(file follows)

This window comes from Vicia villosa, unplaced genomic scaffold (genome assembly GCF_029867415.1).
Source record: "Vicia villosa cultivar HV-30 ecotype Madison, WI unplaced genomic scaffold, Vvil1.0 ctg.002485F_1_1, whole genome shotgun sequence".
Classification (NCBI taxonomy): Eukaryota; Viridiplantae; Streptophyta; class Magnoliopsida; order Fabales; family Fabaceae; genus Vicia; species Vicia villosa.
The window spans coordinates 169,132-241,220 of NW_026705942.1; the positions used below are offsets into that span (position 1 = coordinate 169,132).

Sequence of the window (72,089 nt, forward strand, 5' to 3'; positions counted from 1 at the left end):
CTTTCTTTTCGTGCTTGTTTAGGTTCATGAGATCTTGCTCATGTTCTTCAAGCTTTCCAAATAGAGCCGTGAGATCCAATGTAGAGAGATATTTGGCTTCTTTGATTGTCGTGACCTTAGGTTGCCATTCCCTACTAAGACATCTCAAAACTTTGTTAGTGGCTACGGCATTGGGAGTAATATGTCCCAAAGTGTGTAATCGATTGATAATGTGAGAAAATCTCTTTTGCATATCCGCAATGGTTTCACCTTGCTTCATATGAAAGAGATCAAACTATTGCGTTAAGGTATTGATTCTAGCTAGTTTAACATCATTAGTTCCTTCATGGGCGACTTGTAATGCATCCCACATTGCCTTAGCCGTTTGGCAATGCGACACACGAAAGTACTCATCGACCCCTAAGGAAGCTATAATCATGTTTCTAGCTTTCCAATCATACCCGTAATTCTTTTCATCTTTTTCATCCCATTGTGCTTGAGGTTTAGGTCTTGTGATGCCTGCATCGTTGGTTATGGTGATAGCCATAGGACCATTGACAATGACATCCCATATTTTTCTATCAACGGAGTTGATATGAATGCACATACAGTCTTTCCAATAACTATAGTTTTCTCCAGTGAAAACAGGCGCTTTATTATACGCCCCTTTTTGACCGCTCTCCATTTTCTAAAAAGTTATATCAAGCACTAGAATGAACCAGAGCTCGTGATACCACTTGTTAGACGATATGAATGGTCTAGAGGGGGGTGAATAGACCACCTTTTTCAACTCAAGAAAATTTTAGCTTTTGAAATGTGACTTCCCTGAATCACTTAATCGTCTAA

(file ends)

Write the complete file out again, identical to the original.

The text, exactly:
This window comes from Vicia villosa, unplaced genomic scaffold (genome assembly GCF_029867415.1).
Source record: "Vicia villosa cultivar HV-30 ecotype Madison, WI unplaced genomic scaffold, Vvil1.0 ctg.002485F_1_1, whole genome shotgun sequence".
Classification (NCBI taxonomy): Eukaryota; Viridiplantae; Streptophyta; class Magnoliopsida; order Fabales; family Fabaceae; genus Vicia; species Vicia villosa.
The window spans coordinates 169,132-241,220 of NW_026705942.1; the positions used below are offsets into that span (position 1 = coordinate 169,132).

Sequence of the window (72,089 nt, forward strand, 5' to 3'; positions counted from 1 at the left end):
CTTTCTTTTCGTGCTTGTTTAGGTTCATGAGATCTTGCTCATGTTCTTCAAGCTTTCCAAATAGAGCCGTGAGATCCAATGTAGAGAGATATTTGGCTTCTTTGATTGTCGTGACCTTAGGTTGCCATTCCCTACTAAGACATCTCAAAACTTTGTTAGTGGCTACGGCATTGGGAGTAATATGTCCCAAAGTGTGTAATCGATTGATAATGTGAGAAAATCTCTTTTGCATATCCGCAATGGTTTCACCTTGCTTCATATGAAAGAGATCAAACTATTGCGTTAAGGTATTGATTCTAGCTAGTTTAACATCATTAGTTCCTTCATGGGCGACTTGTAATGCATCCCACATTGCCTTAGCCGTTTGGCAATGCGACACACGAAAGTACTCATCGACCCCTAAGGAAGCTATAATCATGTTTCTAGCTTTCCAATCATACCCGTAATTCTTTTCATCTTTTTCATCCCATTGTGCTTGAGGTTTAGGTCTTGTGATGCCTGCATCGTTGGTTATGGTGATAGCCATAGGACCATTGACAATGACATCCCATATTTTTCTATCAACGGAGTTGATATGAATGCACATACAGTCTTTCCAATAACTATAGTTTTCTCCAGTGAAAACAGGCGCTTTATTATACGCCCCTTTTTGACCGCTCTCCATTTTCTAAAAAGTTATATCAAGCACTAGAATGAACCAGAGCTCGTGATACCACTTGTTAGACGATATGAATGGTCTAGAGGGGGGTGAATAGACCACCTTTTTCAACTCAAGAAAATTTTAGCTTTTGAAATGTGACTTCCCTGAATCACTTAATCGTCTAA